The technological and social change the world needs dwarfs anything that’s come before in history.
we aren’t going to geoengineer our way out of this mess—cutting emissions is our number one priority. But as this new report makes abundantly clear, the disease we’ve unleashed on this planet is only getting worse, and we aren’t doing nearly enough to find the cure.
To correct course and avoid 1.5 C, or 2.7 degrees Fahrenheit, we’ll need to cut emissions by half before 2030, and go carbon-neutral by 2050, the report says. That gives us three decades to transform our energy production into something unrecognizable, with renewable energy galore combined with carbon capture techniques like the bolstering of forests, and maybe even sucking the stuff out of the atmosphere and trapping it underground. We’ll have to change our behavior as individuals, too. Meaning, we’re looking at unprecedented change, what is essentially the restructuring of civilization.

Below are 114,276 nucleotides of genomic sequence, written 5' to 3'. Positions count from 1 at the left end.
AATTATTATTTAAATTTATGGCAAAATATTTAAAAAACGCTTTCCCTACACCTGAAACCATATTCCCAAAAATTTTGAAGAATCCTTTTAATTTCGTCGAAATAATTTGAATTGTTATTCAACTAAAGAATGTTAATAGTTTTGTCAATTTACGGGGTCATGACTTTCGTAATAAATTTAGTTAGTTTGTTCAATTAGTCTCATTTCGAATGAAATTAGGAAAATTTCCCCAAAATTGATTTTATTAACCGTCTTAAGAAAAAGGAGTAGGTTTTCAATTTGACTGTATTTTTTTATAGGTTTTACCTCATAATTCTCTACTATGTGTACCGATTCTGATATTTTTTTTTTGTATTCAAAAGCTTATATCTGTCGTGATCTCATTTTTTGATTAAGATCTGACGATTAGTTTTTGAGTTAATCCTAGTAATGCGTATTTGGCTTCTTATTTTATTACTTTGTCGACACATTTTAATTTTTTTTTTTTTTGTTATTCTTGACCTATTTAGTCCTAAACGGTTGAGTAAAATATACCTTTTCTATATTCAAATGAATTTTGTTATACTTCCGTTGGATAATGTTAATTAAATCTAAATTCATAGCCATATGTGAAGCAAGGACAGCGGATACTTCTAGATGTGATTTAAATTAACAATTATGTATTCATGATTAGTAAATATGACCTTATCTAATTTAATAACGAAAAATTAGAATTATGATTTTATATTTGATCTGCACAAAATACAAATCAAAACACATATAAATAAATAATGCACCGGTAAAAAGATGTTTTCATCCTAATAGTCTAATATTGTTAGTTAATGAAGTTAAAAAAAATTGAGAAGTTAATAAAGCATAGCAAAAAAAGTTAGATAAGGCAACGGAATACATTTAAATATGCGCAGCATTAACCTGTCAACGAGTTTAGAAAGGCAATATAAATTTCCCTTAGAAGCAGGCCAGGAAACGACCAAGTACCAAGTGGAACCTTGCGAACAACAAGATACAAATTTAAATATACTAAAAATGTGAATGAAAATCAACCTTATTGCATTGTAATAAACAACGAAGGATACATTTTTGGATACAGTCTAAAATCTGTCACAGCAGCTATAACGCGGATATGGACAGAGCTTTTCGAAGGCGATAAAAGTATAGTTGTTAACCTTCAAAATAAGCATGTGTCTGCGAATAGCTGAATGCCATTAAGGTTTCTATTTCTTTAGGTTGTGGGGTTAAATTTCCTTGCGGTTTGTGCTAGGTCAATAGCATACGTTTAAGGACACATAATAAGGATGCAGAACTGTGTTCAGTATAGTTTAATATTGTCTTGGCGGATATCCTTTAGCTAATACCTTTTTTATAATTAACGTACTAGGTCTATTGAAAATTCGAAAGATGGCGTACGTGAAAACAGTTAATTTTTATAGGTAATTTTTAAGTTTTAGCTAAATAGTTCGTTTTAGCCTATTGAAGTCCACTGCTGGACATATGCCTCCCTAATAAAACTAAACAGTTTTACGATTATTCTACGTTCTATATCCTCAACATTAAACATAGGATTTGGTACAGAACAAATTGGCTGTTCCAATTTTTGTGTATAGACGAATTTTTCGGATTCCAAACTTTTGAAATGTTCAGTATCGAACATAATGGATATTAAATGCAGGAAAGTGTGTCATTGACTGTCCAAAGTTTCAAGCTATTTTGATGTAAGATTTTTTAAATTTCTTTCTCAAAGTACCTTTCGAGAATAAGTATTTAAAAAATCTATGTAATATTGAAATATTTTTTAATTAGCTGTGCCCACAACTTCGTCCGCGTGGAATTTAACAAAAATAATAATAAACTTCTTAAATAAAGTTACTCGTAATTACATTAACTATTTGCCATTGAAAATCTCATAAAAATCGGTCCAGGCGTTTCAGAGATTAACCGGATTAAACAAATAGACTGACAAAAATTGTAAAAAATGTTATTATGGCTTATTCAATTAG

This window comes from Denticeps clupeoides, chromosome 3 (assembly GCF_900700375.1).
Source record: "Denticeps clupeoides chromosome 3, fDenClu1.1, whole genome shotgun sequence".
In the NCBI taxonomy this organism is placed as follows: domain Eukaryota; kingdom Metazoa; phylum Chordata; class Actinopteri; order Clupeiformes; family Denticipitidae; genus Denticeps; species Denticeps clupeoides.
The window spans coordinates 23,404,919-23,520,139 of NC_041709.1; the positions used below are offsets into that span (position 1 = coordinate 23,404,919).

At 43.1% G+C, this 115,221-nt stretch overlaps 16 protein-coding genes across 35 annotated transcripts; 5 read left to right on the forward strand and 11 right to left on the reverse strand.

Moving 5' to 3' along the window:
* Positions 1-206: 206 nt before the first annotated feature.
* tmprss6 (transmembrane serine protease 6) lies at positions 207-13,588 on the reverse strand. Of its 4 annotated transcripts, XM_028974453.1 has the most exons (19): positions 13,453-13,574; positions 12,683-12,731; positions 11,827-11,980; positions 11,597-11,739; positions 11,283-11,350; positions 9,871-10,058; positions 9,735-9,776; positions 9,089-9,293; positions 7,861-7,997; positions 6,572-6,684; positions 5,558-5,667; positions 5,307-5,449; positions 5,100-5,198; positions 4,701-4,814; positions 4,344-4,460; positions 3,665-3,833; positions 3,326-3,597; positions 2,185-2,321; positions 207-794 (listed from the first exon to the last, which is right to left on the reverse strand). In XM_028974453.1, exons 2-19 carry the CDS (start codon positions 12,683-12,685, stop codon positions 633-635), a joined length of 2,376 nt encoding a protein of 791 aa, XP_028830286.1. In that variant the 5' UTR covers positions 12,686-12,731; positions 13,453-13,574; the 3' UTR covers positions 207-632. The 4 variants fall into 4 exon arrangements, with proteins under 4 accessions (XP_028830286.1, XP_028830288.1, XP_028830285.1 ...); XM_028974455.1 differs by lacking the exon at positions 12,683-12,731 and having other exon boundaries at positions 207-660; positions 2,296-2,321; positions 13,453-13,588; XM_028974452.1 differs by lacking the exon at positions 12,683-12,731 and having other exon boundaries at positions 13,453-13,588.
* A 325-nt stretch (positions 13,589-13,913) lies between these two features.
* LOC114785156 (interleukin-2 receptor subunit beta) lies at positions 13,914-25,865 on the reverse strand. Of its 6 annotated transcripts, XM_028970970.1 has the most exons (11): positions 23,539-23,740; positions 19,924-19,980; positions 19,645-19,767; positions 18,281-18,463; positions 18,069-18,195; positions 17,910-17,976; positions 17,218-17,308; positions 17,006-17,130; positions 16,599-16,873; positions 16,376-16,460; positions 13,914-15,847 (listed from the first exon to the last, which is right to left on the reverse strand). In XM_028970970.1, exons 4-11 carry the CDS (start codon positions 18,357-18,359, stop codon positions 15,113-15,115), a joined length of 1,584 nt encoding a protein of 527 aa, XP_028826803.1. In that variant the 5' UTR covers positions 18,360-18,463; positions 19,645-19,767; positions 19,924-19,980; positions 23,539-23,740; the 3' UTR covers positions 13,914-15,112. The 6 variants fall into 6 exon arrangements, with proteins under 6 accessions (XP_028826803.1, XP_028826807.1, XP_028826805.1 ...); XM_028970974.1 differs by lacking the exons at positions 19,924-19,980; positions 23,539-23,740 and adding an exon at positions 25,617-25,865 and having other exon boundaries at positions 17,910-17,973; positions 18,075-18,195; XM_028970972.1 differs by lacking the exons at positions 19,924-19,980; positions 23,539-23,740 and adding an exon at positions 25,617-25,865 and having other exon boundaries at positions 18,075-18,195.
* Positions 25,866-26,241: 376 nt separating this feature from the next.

As climate scientists call for a dramatic transformation of the world's economy, a new set of deniers is starting to coalesce around something easier.
The Wilderness Act turns 50 this year. But climate change means we need to rethink what "wild" even means.
German researchers argue that attempts to artificially geoengineer the earth's climate would likely cause worse effects than presently forecasted
Is our relentless quest for economic growth killing the planet? Climate scientists have seen the data - and they are coming to some incendiary conclusions.
In a landmark report, a global panel of leading scientists again called the evidence for climate change "unequivocal" and for the first time said humans are "extremely likely" to be the dominant cause.
Three new studies were published today, each looking at a different aspect of the human impact on climate, each carrying a sobering message on the consequences of human activities on our environment. The
Get this climate techno-fix right, and the effect is dramatic, Get it wrong, though, and you make the problem worse. So how do you get this to work as planned?
Intentionally engineering Earth's atmosphere to offset rising temperatures could be far more doable than you imagine, says David Keith. But is it a good idea?
Techniques aimed at averting global warming could lead to an unpredictable international crisis, a report has warned